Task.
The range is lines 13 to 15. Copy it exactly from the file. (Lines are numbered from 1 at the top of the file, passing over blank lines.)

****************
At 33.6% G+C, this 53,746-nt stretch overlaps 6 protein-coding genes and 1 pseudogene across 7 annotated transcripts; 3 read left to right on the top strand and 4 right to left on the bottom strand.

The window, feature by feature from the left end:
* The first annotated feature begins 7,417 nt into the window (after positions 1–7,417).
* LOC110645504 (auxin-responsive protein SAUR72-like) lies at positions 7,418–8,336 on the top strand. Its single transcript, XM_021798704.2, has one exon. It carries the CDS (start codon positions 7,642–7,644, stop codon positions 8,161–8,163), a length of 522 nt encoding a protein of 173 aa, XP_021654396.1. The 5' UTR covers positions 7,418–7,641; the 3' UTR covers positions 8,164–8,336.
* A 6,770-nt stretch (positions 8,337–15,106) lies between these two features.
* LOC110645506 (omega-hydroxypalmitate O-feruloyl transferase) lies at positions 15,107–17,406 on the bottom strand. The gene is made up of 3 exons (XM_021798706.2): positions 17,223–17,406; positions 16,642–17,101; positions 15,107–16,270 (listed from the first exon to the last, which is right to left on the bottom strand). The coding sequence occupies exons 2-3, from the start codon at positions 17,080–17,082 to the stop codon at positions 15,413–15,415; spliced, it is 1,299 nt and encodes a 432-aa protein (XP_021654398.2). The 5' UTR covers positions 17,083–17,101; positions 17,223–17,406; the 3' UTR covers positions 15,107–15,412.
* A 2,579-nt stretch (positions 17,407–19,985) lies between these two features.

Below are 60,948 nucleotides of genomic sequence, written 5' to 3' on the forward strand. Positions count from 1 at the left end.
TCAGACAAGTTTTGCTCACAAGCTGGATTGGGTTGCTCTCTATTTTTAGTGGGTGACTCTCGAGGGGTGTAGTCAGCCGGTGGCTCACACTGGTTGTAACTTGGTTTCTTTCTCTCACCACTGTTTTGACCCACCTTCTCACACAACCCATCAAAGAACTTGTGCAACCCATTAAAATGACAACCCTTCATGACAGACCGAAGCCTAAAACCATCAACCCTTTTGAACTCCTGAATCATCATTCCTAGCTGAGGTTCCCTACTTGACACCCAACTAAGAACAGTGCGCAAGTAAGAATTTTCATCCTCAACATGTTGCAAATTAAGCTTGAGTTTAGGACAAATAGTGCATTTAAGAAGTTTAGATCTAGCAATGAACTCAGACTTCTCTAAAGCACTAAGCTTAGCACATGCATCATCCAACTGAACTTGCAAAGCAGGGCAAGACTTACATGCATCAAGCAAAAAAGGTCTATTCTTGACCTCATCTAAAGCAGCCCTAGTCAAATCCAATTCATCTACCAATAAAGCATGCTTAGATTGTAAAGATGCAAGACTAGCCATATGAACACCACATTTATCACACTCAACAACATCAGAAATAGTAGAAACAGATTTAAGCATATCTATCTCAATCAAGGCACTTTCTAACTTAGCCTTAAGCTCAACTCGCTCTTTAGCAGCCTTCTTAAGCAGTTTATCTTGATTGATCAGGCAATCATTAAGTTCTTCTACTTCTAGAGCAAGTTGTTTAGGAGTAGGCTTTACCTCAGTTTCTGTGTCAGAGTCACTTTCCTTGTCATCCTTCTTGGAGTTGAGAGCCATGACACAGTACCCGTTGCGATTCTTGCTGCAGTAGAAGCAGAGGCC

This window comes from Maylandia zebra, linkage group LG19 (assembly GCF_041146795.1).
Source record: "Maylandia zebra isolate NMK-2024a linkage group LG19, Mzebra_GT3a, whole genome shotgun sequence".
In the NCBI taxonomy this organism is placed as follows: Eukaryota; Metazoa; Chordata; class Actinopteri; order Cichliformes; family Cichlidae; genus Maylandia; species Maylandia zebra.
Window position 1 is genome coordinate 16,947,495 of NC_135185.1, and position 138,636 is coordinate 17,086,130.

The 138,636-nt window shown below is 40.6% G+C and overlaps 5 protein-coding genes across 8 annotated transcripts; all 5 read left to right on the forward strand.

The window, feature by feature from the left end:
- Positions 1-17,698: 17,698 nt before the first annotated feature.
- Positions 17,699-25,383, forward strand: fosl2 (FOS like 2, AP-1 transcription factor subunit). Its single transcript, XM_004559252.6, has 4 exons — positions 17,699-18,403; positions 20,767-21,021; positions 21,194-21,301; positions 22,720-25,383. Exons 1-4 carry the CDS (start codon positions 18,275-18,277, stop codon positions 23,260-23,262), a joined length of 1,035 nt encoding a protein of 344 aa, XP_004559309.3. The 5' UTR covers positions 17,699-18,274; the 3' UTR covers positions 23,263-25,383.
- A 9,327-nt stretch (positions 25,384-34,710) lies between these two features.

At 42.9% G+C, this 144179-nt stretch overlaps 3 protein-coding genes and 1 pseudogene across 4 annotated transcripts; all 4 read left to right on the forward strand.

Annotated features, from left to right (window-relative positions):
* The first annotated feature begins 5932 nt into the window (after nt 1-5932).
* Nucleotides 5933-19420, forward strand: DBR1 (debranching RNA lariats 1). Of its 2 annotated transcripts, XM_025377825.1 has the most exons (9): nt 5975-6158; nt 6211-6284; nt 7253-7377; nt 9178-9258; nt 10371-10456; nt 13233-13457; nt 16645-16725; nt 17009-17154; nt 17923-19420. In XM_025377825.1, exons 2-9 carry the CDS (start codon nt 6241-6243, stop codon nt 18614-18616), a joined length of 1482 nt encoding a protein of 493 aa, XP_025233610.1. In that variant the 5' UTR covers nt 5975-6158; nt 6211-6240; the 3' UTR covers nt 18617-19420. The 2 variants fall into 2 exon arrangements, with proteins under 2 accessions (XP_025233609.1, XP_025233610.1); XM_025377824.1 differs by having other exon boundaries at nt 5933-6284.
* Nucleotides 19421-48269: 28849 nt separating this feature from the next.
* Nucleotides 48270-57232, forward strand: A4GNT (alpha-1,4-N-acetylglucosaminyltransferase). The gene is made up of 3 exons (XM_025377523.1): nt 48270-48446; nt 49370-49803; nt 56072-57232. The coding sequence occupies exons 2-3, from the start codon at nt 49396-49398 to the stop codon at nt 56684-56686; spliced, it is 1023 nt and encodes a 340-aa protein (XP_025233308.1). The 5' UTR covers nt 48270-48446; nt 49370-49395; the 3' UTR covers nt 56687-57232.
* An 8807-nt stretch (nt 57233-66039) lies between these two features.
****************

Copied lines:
Window position 1 is genome coordinate 16,947,495 of NC_135185.1, and position 138,636 is coordinate 17,086,130.

The 138,636-nt window shown below is 40.6% G+C and overlaps 5 protein-coding genes across 8 annotated transcripts; all 5 read left to right on the forward strand.

The window, feature by feature from the left end: